It’s best and more easily understood to see all these new legal definitions simply as desired laws that the anti-gunners would love to see passed into effect. If these new legal definitions are applied to firearm parts that previously were not as strictly regulated, they create new rules that directly affect us, the manufacturer, you, the consumer and all of us as Americans by lump sum:
- Updating the definition of a firearm. – From what we can tell so far, lone 80% receivers are not mentioned specifically. It would appear that the build kits are what is being targeted but the language focuses on basically “anything that is designed to or may readily be assembled, completed, converted, or restored to expel a projectile by the action of an explosive.”
- Updating the definition of “frame or receiver.” – Any externally visible structure that is designed to provide housing or integrate any fire control component which includes, the hammer, bolt, bolt carrier, breechblock, cylinder, trigger mechanism, firing pin, or slide rails. This is an extremely broad definition which is concerning because there could easily be future changes that further expand this definition — making this an ever growing list.
- Updating markings required on silencers – Silencers and parts that make up silencers such as baffles, baffling materials, or the expansion chamber would need to be serialized even though silencers are already regulated by the National Firearms Act… However, for parts that make up a silencer and are all part of a complete device that was made by the original manufacturer; they would not require individual markings.
- Updating what requires serialization – The legalese and long verbiage also alludes that upper receivers will need to be serialized as well and would also be considered as firearms.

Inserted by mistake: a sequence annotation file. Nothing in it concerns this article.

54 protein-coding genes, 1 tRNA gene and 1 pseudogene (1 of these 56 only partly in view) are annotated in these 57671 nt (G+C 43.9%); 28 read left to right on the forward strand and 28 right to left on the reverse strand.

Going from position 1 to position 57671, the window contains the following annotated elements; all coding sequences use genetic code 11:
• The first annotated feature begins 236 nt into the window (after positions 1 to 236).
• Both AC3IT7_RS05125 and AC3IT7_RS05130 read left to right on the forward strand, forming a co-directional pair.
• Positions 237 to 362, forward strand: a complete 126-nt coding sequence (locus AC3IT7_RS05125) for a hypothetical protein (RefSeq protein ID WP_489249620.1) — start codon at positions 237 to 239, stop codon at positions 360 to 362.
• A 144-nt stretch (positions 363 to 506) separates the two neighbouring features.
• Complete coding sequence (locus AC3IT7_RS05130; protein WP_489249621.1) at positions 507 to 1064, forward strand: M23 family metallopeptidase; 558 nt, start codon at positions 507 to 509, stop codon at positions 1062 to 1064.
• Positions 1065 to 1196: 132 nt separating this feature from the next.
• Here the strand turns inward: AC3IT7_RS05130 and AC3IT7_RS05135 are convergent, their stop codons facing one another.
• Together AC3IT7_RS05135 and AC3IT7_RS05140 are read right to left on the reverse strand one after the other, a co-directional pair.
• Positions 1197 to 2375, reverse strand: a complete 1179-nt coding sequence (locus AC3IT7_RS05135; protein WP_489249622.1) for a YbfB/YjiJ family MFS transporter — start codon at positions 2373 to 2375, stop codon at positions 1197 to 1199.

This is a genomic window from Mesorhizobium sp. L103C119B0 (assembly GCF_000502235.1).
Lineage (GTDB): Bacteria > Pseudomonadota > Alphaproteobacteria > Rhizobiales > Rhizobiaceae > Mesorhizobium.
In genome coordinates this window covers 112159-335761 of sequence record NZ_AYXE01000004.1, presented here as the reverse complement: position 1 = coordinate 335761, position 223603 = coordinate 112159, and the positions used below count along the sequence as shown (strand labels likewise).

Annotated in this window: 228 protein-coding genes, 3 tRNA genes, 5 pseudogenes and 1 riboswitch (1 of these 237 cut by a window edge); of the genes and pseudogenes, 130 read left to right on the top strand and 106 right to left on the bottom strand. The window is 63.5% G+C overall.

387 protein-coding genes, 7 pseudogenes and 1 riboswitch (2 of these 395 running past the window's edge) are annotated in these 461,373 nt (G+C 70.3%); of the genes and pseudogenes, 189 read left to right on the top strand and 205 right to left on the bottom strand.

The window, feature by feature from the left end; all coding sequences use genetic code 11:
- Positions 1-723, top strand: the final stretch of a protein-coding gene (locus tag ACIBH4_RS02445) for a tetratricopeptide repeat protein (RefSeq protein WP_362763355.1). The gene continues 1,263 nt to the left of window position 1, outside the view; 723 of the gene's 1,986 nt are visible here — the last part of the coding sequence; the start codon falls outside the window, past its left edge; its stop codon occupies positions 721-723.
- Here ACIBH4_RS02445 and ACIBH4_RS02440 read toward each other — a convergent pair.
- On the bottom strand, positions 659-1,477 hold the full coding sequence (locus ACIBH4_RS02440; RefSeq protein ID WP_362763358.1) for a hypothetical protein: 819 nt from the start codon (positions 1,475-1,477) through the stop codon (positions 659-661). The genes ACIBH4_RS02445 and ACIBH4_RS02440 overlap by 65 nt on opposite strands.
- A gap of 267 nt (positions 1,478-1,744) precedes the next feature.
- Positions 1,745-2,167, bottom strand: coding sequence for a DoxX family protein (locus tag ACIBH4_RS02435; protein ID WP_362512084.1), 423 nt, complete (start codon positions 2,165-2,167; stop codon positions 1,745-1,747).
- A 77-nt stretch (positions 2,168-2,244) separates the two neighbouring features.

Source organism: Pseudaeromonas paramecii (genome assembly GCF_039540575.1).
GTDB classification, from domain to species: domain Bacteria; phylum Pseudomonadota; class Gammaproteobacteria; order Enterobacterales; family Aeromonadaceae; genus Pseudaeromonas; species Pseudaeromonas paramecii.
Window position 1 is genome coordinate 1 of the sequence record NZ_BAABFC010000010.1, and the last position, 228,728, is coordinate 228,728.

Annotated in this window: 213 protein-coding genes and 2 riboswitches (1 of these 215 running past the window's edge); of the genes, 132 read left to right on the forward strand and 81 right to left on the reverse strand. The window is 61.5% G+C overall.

- Serializing 80 percent lower receivers – As builders complete their 80 percent lower receiver or frame, a period of 7 days is given to engrave a serialized number. FFL’s are allowed to offer engraving services and would be required to engrave a serial number within 7 days of receiving a privately made firearm.
- For FFL’s – Whether you are a retailer or a manufacturer with a 07/02 SOT designation, if you are selling 80 percent lower receivers or other firearm parts deemed in the future by the ATF as fully functioning firearms… it appears you would have to begin selling these products along with 4473 forms and background checks just as you would in a brick and mortar gun shop.
- Gunsmithing – In their newly defined terms, gunsmiths would be people or companies who work on guns and parts that are not necessarily FFL holders and, or not in direct employment of original manufacturers. In order for these gunsmiths to continue their businesses legally, the ATF would require a one-time fee of about $181k.
The new proposed rules begin in the second section on page 20 and goes on until page 78.
New Rules For Record Keeping
These can be found from pages 50 to 57 and briefly on page 63.
At this time, FFL’s are required to maintain 4473 forms and other records for 20 years. In the ATF’s proposed rule they want that record to be kept indefinitely. Funny that the ATF would want more paperwork to look after considering one of the floors at the agency’s gun-tracing center caved in under the weight of paper in 2019 (we’re aware that they have an out-dated electronic system in use as well).